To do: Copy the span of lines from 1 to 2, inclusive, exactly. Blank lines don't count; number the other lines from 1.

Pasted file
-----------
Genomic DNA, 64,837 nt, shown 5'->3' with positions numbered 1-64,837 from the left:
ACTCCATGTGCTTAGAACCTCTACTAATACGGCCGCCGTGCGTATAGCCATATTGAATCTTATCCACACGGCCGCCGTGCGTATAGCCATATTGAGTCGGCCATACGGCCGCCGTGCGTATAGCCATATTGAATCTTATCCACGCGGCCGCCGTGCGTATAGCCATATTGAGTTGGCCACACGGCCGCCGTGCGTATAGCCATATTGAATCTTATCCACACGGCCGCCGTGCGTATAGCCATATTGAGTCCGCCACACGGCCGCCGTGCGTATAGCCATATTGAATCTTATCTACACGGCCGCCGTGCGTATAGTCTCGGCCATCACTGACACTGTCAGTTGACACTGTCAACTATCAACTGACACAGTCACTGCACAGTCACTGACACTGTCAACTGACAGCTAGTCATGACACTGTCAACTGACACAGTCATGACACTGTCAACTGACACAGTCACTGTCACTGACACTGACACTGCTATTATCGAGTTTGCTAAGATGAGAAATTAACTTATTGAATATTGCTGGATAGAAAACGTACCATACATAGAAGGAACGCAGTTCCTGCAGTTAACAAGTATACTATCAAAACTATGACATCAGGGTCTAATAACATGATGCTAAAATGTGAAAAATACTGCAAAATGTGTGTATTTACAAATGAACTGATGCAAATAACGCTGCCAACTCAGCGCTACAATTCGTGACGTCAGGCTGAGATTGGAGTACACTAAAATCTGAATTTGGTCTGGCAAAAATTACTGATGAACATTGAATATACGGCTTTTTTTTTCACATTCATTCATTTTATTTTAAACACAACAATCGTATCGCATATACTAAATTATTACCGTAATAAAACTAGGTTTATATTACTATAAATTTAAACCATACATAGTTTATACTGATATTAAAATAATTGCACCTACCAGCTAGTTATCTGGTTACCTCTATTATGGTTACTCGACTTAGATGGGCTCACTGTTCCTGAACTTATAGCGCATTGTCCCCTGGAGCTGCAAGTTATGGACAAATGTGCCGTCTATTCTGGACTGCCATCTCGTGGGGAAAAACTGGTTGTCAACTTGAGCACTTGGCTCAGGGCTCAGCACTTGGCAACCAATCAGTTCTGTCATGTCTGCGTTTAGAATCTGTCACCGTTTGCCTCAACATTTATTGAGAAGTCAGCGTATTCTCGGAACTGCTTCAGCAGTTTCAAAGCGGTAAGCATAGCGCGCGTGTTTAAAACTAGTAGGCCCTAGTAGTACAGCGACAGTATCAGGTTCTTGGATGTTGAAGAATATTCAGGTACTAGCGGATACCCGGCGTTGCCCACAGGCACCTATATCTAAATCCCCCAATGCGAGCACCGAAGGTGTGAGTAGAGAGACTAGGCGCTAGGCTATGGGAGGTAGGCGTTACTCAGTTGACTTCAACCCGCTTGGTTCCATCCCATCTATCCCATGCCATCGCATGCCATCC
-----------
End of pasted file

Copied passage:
Genomic DNA, 64,837 nt, shown 5'->3' with positions numbered 1-64,837 from the left:
ACTCCATGTGCTTAGAACCTCTACTAATACGGCCGCCGTGCGTATAGCCATATTGAATCTTATCCACACGGCCGCCGTGCGTATAGCCATATTGAGTCGGCCATACGGCCGCCGTGCGTATAGCCATATTGAATCTTATCCACGCGGCCGCCGTGCGTATAGCCATATTGAGTTGGCCACACGGCCGCCGTGCGTATAGCCATATTGAATCTTATCCACACGGCCGCCGTGCGTATAGCCATATTGAGTCCGCCACACGGCCGCCGTGCGTATAGCCATATTGAATCTTATCTACACGGCCGCCGTGCGTATAGTCTCGGCCATCACTGACACTGTCAGTTGACACTGTCAACTATCAACTGACACAGTCACTGCACAGTCACTGACACTGTCAACTGACAGCTAGTCATGACACTGTCAACTGACACAGTCATGACACTGTCAACTGACACAGTCACTGTCACTGACACTGACACTGCTATTATCGAGTTTGCTAAGATGAGAAATTAACTTATTGAATATTGCTGGATAGAAAACGTACCATACATAGAAGGAACGCAGTTCCTGCAGTTAACAAGTATACTATCAAAACTATGACATCAGGGTCTAATAACATGATGCTAAAATGTGAAAAATACTGCAAAATGTGTGTATTTACAAATGAACTGATGCAAATAACGCTGCCAACTCAGCGCTACAATTCGTGACGTCAGGCTGAGATTGGAGTACACTAAAATCTGAATTTGGTCTGGCAAAAATTACTGATGAACATTGAATATACGGCTTTTTTTTTCACATTCATTCATTTTATTTTAAACACAACAATCGTATCGCATATACTAAATTATTACCGTAATAAAACTAGGTTTATATTACTATAAATTTAAACCATACATAGTTTATACTGATATTAAAATAATTGCACCTACCAGCTAGTTATCTGGTTACCTCTATTATGGTTACTCGACTTAGATGGGCTCACTGTTCCTGAACTTATAGCGCATTGTCCCCTGGAGCTGCAAGTTATGGACAAATGTGCCGTCTATTCTGGACTGCCATCTCGTGGGGAAAAACTGGTTGTCAACTTGAGCACTTGGCTCAGGGCTCAGCACTTGGCAACCAATCAGTTCTGTCATGTCTGCGTTTAGAATCTGTCACCGTTTGCCTCAACATTTATTGAGAAGTCAGCGTATTCTCGGAACTGCTTCAGCAGTTTCAAAGCGGTAAGCATAGCGCGCGTGTTTAAAACTAGTAGGCCCTAGTAGTACAGCGACAGTATCAGGTTCTTGGATGTTGAAGAATATTCAGGTACTAGCGGATACCCGGCGTTGCCCACAGGCACCTATATCTAAATCCCCCAATGCGAGCACCGAAGGTGTGAGTAGAGAGACTAGGCGCTAGGCTATGGGAGGTAGGCGTTACTCAGTTGACTTCAACCCGCTTGGTTCCATCCCATCTATCCCATGCCATCGCATGCCATCC